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Infant Mortality Differentials among Hispanic Groups in Florida


Hummer, Robert A.; Eberstein, Isaac W.; & Nam, Charles B. (1992). Infant Mortality Differentials among Hispanic Groups in Florida. Social Forces, 70(4), 1055-1075.


This article examines infant mortality differentials among Hispanic groups using linked birth-death certificate data from the 1980–1982 birth cohorts in Florida. Findings indicate some large differentials between groups in rates of infant mortality for both endogenous and exogenous causes of death, with Puerto Ricans and Mexicans having higher rates than Cubans and other Hispanics from each set of causes. Results also show that controlling for background and intervening variables of the infant mortality process explains a portion of the mortality differentials, while interactions between Hispanic origin and independent variables suggest some unique relationships between ethnic origin and explanatory factors. Factors that might aid in the further explanation of the infant mortality differentials between groups are discussed.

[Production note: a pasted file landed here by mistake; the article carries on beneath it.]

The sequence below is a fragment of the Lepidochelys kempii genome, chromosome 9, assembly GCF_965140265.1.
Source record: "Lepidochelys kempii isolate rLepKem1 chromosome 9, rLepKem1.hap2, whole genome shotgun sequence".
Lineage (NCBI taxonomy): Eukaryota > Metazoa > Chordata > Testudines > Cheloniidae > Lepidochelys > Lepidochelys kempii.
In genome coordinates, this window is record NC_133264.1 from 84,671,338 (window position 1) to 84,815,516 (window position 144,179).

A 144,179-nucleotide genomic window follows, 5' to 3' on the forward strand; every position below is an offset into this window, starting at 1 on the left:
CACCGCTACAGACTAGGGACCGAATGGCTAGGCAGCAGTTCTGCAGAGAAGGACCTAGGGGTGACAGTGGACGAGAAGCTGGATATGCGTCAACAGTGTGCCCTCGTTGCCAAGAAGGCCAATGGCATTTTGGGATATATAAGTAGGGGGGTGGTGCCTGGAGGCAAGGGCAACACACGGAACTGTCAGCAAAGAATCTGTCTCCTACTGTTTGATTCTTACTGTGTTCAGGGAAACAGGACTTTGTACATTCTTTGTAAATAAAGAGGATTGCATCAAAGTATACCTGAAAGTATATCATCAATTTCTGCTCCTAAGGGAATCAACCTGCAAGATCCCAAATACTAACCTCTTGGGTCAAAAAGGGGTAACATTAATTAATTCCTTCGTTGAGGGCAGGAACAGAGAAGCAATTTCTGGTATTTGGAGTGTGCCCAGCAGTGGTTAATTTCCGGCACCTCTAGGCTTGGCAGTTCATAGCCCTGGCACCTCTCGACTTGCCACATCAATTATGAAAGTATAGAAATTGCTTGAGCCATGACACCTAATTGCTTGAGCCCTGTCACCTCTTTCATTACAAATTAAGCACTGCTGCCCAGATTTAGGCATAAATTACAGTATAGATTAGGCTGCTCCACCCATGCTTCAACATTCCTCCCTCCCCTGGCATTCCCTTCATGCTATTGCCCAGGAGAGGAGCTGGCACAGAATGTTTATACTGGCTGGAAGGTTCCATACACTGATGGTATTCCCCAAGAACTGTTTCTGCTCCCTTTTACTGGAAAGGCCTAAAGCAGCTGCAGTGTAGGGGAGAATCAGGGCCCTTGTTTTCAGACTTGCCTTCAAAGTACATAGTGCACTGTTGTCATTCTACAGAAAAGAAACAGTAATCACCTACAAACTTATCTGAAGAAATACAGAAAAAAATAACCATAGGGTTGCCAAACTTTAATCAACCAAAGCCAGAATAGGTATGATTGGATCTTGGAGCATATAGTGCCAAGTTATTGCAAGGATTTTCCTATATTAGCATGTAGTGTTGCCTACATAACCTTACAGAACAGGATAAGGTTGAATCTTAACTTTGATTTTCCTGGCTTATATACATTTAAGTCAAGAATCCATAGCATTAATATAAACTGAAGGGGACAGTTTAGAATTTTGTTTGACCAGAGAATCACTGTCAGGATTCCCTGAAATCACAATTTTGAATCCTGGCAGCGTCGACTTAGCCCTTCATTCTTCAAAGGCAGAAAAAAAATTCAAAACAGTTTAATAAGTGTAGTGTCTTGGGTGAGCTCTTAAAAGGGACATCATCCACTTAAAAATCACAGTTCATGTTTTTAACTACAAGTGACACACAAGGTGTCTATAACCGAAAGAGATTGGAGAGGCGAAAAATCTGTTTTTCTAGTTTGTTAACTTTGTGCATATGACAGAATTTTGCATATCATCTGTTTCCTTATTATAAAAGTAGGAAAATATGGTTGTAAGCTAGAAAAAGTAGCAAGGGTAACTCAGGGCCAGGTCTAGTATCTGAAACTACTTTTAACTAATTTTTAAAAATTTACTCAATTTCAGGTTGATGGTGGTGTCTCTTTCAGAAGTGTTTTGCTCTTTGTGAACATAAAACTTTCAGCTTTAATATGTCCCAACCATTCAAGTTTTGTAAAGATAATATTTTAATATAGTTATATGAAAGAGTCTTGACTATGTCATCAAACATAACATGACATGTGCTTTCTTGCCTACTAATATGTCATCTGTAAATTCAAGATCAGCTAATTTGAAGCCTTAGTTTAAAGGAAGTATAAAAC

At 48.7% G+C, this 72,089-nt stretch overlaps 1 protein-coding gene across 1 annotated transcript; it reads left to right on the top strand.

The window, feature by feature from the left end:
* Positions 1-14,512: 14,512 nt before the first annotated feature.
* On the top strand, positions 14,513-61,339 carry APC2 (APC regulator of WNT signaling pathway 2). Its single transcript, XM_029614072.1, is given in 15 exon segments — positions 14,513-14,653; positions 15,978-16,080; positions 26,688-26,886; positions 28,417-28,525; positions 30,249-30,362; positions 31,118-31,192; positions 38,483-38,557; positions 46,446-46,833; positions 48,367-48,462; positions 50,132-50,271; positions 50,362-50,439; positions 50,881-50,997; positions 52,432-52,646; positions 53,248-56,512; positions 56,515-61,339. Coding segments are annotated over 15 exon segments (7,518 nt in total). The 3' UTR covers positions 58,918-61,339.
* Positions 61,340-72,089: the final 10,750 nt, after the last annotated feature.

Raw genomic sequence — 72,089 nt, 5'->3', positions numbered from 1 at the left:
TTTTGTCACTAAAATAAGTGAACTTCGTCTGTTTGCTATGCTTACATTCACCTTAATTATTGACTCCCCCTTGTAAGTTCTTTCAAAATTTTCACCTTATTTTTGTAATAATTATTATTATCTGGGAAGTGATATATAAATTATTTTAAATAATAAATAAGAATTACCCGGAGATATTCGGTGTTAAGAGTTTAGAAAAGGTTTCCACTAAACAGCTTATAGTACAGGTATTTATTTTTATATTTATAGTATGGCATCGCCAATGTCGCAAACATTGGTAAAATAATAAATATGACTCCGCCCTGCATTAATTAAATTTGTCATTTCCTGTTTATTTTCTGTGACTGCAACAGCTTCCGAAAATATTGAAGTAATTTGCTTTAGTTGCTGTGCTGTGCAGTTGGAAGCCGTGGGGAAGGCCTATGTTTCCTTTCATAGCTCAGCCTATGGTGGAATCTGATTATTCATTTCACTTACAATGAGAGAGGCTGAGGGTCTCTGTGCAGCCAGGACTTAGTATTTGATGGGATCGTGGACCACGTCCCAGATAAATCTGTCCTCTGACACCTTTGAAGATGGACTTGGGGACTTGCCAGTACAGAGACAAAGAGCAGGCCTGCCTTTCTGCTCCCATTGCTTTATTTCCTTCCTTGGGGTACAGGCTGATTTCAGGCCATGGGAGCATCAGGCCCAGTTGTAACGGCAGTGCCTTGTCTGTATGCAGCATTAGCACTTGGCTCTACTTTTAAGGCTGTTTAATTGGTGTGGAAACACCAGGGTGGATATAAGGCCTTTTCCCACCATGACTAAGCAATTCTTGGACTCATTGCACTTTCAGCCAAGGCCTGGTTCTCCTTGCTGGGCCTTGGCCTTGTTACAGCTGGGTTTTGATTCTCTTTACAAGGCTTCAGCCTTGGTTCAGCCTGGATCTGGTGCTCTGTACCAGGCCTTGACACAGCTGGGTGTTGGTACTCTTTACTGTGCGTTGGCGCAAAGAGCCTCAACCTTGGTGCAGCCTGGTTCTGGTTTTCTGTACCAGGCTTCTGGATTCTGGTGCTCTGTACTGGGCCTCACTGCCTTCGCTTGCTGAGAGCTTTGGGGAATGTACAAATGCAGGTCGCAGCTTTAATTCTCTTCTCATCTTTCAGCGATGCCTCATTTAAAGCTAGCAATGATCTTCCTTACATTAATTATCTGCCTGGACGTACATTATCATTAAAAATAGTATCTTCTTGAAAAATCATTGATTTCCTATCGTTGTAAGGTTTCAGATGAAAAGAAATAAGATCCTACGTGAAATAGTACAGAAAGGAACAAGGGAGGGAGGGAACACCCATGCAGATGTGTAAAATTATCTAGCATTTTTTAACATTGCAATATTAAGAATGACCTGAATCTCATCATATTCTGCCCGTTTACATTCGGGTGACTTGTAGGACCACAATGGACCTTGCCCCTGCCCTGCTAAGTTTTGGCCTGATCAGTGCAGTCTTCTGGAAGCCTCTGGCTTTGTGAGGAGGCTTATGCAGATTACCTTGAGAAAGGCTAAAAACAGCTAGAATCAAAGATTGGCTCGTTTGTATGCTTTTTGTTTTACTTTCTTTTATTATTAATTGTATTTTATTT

Reference Type

Journal Article

Year Published


Journal Title

Social Forces


Hummer, Robert A.
Eberstein, Isaac W.
Nam, Charles B.